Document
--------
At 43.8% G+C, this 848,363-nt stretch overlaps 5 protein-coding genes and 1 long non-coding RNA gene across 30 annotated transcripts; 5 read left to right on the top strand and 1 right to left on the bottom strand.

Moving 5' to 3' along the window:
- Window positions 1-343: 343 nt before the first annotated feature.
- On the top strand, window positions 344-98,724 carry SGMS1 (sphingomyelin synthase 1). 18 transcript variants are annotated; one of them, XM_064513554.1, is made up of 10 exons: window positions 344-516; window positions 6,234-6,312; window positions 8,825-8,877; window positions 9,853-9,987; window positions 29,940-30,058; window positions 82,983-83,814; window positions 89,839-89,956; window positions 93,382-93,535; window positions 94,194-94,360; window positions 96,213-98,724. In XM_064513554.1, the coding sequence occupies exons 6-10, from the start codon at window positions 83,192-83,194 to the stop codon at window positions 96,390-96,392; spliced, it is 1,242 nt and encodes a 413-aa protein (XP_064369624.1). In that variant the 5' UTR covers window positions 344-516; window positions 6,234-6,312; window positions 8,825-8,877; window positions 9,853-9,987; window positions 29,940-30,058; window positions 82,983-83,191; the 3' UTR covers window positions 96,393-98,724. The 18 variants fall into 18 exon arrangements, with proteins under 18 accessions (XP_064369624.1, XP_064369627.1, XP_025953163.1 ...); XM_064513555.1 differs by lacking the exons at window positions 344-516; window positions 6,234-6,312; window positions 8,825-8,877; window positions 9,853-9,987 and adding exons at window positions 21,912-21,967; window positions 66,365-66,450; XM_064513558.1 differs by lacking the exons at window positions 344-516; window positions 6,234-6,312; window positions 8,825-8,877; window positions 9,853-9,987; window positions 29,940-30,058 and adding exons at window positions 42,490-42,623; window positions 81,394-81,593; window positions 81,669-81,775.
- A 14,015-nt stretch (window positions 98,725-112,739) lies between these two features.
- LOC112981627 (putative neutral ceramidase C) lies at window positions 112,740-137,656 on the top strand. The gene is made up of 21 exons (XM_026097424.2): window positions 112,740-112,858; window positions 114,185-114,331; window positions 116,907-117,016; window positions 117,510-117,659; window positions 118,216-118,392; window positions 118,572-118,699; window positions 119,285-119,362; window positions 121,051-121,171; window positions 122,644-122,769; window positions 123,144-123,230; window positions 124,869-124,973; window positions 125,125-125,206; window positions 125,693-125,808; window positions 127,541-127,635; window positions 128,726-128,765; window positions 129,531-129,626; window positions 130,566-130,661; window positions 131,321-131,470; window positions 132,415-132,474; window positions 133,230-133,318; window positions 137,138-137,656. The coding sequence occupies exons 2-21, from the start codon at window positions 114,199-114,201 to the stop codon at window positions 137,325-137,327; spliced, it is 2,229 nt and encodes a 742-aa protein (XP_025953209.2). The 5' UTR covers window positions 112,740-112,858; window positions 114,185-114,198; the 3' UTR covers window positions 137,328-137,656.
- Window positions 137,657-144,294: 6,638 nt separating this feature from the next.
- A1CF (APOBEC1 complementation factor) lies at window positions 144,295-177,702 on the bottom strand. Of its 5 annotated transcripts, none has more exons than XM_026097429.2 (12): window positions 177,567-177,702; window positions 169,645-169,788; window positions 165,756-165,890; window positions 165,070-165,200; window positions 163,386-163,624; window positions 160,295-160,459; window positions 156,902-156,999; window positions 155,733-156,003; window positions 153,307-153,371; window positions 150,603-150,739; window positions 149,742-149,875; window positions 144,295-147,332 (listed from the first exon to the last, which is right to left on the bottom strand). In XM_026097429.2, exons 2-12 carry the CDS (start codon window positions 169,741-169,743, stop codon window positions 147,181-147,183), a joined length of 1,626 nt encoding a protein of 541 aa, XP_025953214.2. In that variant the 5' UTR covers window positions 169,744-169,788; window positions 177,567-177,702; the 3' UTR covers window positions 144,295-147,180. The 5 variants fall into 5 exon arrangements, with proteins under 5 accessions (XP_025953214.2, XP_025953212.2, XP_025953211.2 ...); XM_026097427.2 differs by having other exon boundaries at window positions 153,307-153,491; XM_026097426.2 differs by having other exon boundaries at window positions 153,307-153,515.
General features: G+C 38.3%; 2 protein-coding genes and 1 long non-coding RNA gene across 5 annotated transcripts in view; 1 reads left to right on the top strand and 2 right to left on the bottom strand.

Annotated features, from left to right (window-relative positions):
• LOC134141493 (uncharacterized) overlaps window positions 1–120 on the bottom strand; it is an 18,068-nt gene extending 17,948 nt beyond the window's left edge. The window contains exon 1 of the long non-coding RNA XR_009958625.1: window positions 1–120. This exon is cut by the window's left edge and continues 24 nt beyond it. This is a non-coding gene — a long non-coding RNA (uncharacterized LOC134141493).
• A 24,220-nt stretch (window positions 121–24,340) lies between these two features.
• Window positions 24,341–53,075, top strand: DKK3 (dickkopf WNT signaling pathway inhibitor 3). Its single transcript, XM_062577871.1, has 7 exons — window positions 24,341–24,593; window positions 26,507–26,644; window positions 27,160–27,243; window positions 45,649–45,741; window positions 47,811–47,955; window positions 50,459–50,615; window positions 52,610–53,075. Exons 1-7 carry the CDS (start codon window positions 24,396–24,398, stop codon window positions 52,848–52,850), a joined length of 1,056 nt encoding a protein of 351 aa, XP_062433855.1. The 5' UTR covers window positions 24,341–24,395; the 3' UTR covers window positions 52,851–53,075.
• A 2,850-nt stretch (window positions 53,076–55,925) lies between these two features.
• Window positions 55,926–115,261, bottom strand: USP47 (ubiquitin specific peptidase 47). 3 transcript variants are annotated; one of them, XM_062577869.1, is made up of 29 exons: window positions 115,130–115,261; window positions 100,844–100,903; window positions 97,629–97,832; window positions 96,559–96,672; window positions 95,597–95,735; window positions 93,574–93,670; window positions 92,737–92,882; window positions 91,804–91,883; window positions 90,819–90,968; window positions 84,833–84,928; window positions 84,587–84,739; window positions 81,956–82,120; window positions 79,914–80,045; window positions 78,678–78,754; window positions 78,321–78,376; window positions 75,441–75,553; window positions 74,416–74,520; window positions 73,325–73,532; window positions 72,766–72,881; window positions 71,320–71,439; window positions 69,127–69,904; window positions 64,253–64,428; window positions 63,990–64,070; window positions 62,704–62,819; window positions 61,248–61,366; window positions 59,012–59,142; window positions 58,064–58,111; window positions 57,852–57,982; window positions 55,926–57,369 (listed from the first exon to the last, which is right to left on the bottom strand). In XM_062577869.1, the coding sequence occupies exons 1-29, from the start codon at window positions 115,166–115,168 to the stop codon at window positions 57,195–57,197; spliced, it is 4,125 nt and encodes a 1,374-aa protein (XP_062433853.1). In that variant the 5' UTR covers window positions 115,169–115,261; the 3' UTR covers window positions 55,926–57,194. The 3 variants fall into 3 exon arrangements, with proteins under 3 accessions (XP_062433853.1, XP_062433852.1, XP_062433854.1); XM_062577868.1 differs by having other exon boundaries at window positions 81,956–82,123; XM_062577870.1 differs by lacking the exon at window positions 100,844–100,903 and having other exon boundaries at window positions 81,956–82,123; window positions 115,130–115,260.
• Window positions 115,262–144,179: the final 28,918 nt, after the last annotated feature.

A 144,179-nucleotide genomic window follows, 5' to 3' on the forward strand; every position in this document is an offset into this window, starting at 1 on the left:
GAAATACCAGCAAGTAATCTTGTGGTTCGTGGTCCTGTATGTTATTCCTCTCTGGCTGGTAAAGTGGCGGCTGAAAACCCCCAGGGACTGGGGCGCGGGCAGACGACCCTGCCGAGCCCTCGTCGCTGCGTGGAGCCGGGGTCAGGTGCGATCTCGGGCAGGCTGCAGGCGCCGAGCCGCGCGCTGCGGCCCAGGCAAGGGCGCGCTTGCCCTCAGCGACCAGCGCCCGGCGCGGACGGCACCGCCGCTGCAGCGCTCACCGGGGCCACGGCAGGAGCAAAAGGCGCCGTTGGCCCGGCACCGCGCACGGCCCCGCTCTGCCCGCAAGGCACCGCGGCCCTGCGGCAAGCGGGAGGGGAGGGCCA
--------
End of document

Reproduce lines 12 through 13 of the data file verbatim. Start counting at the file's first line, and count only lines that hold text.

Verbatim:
• A 24,220-nt stretch (window positions 121–24,340) lies between these two features.
• Window positions 24,341–53,075, top strand: DKK3 (dickkopf WNT signaling pathway inhibitor 3). Its single transcript, XM_062577871.1, has 7 exons — window positions 24,341–24,593; window positions 26,507–26,644; window positions 27,160–27,243; window positions 45,649–45,741; window positions 47,811–47,955; window positions 50,459–50,615; window positions 52,610–53,075. Exons 1-7 carry the CDS (start codon window positions 24,396–24,398, stop codon window positions 52,848–52,850), a joined length of 1,056 nt encoding a protein of 351 aa, XP_062433855.1. The 5' UTR covers window positions 24,341–24,395; the 3' UTR covers window positions 52,851–53,075.